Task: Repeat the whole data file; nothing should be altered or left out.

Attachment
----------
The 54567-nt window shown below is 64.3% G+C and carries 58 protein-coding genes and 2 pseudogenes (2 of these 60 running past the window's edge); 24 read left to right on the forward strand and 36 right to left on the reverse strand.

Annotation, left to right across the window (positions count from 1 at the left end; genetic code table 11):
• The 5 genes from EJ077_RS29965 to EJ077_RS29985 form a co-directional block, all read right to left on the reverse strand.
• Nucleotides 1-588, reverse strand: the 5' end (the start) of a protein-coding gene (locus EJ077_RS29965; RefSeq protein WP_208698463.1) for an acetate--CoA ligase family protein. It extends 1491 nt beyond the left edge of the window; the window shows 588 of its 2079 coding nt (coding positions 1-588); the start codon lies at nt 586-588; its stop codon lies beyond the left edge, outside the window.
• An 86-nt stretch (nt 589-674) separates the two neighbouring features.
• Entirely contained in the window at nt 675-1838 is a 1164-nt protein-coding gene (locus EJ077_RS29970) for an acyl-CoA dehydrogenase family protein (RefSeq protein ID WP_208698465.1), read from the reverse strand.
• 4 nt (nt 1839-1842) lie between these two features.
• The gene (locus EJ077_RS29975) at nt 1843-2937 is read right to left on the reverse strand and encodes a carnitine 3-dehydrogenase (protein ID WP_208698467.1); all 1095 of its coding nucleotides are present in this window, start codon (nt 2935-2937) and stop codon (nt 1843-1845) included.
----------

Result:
The 54567-nt window shown below is 64.3% G+C and carries 58 protein-coding genes and 2 pseudogenes (2 of these 60 running past the window's edge); 24 read left to right on the forward strand and 36 right to left on the reverse strand.

Annotation, left to right across the window (positions count from 1 at the left end; genetic code table 11):
• The 5 genes from EJ077_RS29965 to EJ077_RS29985 form a co-directional block, all read right to left on the reverse strand.
• Nucleotides 1-588, reverse strand: the 5' end (the start) of a protein-coding gene (locus EJ077_RS29965; RefSeq protein WP_208698463.1) for an acetate--CoA ligase family protein. It extends 1491 nt beyond the left edge of the window; the window shows 588 of its 2079 coding nt (coding positions 1-588); the start codon lies at nt 586-588; its stop codon lies beyond the left edge, outside the window.
• An 86-nt stretch (nt 589-674) separates the two neighbouring features.
• Entirely contained in the window at nt 675-1838 is a 1164-nt protein-coding gene (locus EJ077_RS29970) for an acyl-CoA dehydrogenase family protein (RefSeq protein ID WP_208698465.1), read from the reverse strand.
• 4 nt (nt 1839-1842) lie between these two features.
• The gene (locus EJ077_RS29975) at nt 1843-2937 is read right to left on the reverse strand and encodes a carnitine 3-dehydrogenase (protein ID WP_208698467.1); all 1095 of its coding nucleotides are present in this window, start codon (nt 2935-2937) and stop codon (nt 1843-1845) included.